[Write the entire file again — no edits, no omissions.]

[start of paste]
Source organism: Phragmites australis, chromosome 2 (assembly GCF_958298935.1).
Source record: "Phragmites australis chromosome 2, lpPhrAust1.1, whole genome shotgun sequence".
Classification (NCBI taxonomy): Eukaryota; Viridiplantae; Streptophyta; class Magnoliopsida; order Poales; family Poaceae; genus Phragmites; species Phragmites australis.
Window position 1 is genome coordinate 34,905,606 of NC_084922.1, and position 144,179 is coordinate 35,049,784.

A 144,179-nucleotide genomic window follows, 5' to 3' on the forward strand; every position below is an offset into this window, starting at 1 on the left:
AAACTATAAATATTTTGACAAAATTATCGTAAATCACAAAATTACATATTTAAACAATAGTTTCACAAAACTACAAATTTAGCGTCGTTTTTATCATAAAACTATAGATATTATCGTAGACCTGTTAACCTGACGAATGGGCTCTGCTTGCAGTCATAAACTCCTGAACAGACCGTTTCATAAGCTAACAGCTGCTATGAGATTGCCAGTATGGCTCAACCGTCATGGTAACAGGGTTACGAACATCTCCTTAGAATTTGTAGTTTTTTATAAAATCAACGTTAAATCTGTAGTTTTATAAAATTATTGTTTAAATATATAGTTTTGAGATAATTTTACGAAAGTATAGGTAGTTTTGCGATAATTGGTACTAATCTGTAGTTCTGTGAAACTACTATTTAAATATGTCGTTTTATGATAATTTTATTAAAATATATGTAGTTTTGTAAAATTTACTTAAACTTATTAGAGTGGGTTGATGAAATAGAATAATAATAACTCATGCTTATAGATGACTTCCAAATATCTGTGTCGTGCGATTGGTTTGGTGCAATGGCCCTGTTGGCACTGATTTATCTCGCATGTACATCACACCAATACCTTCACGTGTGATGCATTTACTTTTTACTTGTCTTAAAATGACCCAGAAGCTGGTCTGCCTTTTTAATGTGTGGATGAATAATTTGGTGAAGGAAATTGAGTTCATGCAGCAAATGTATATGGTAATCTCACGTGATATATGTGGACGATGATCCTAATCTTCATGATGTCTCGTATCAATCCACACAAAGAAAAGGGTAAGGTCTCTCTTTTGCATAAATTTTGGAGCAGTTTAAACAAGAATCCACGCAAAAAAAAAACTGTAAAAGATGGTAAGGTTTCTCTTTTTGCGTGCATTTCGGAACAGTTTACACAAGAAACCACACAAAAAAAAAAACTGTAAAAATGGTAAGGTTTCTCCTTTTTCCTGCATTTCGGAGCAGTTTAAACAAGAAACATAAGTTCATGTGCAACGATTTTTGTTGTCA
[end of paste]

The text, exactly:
Source organism: Phragmites australis, chromosome 2 (assembly GCF_958298935.1).
Source record: "Phragmites australis chromosome 2, lpPhrAust1.1, whole genome shotgun sequence".
Classification (NCBI taxonomy): Eukaryota; Viridiplantae; Streptophyta; class Magnoliopsida; order Poales; family Poaceae; genus Phragmites; species Phragmites australis.
Window position 1 is genome coordinate 34,905,606 of NC_084922.1, and position 144,179 is coordinate 35,049,784.

A 144,179-nucleotide genomic window follows, 5' to 3' on the forward strand; every position below is an offset into this window, starting at 1 on the left:
AAACTATAAATATTTTGACAAAATTATCGTAAATCACAAAATTACATATTTAAACAATAGTTTCACAAAACTACAAATTTAGCGTCGTTTTTATCATAAAACTATAGATATTATCGTAGACCTGTTAACCTGACGAATGGGCTCTGCTTGCAGTCATAAACTCCTGAACAGACCGTTTCATAAGCTAACAGCTGCTATGAGATTGCCAGTATGGCTCAACCGTCATGGTAACAGGGTTACGAACATCTCCTTAGAATTTGTAGTTTTTTATAAAATCAACGTTAAATCTGTAGTTTTATAAAATTATTGTTTAAATATATAGTTTTGAGATAATTTTACGAAAGTATAGGTAGTTTTGCGATAATTGGTACTAATCTGTAGTTCTGTGAAACTACTATTTAAATATGTCGTTTTATGATAATTTTATTAAAATATATGTAGTTTTGTAAAATTTACTTAAACTTATTAGAGTGGGTTGATGAAATAGAATAATAATAACTCATGCTTATAGATGACTTCCAAATATCTGTGTCGTGCGATTGGTTTGGTGCAATGGCCCTGTTGGCACTGATTTATCTCGCATGTACATCACACCAATACCTTCACGTGTGATGCATTTACTTTTTACTTGTCTTAAAATGACCCAGAAGCTGGTCTGCCTTTTTAATGTGTGGATGAATAATTTGGTGAAGGAAATTGAGTTCATGCAGCAAATGTATATGGTAATCTCACGTGATATATGTGGACGATGATCCTAATCTTCATGATGTCTCGTATCAATCCACACAAAGAAAAGGGTAAGGTCTCTCTTTTGCATAAATTTTGGAGCAGTTTAAACAAGAATCCACGCAAAAAAAAAACTGTAAAAGATGGTAAGGTTTCTCTTTTTGCGTGCATTTCGGAACAGTTTACACAAGAAACCACACAAAAAAAAAAACTGTAAAAATGGTAAGGTTTCTCCTTTTTCCTGCATTTCGGAGCAGTTTAAACAAGAAACATAAGTTCATGTGCAACGATTTTTGTTGTCA